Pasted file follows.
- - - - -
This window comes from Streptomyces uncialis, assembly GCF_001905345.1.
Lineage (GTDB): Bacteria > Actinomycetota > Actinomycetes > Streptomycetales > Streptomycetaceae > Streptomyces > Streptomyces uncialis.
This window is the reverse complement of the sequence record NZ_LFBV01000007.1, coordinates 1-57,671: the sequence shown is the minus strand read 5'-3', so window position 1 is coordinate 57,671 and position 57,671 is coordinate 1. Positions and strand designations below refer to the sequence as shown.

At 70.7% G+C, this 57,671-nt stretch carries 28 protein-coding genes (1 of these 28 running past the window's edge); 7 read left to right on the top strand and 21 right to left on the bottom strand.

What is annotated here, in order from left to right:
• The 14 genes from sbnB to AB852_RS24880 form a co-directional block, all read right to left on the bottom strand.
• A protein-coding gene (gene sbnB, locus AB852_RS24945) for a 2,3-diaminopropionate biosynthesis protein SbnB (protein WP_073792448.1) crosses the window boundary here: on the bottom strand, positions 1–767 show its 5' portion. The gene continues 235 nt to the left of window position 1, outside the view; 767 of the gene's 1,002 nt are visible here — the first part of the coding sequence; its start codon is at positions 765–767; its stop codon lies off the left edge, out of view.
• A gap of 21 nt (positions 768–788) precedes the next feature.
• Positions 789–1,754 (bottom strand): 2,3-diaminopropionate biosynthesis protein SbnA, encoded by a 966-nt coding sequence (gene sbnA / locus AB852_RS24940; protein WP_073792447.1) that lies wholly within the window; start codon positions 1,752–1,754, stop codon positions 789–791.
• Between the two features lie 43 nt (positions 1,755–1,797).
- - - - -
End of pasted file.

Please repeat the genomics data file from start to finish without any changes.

This window comes from Streptomyces uncialis, assembly GCF_001905345.1.
Lineage (GTDB): Bacteria > Actinomycetota > Actinomycetes > Streptomycetales > Streptomycetaceae > Streptomyces > Streptomyces uncialis.
This window is the reverse complement of the sequence record NZ_LFBV01000007.1, coordinates 1-57,671: the sequence shown is the minus strand read 5'-3', so window position 1 is coordinate 57,671 and position 57,671 is coordinate 1. Positions and strand designations below refer to the sequence as shown.

At 70.7% G+C, this 57,671-nt stretch carries 28 protein-coding genes (1 of these 28 running past the window's edge); 7 read left to right on the top strand and 21 right to left on the bottom strand.

What is annotated here, in order from left to right:
• The 14 genes from sbnB to AB852_RS24880 form a co-directional block, all read right to left on the bottom strand.
• A protein-coding gene (gene sbnB, locus AB852_RS24945) for a 2,3-diaminopropionate biosynthesis protein SbnB (protein WP_073792448.1) crosses the window boundary here: on the bottom strand, positions 1–767 show its 5' portion. The gene continues 235 nt to the left of window position 1, outside the view; 767 of the gene's 1,002 nt are visible here — the first part of the coding sequence; its start codon is at positions 765–767; its stop codon lies off the left edge, out of view.
• A gap of 21 nt (positions 768–788) precedes the next feature.
• Positions 789–1,754 (bottom strand): 2,3-diaminopropionate biosynthesis protein SbnA, encoded by a 966-nt coding sequence (gene sbnA / locus AB852_RS24940; protein WP_073792447.1) that lies wholly within the window; start codon positions 1,752–1,754, stop codon positions 789–791.
• Between the two features lie 43 nt (positions 1,755–1,797).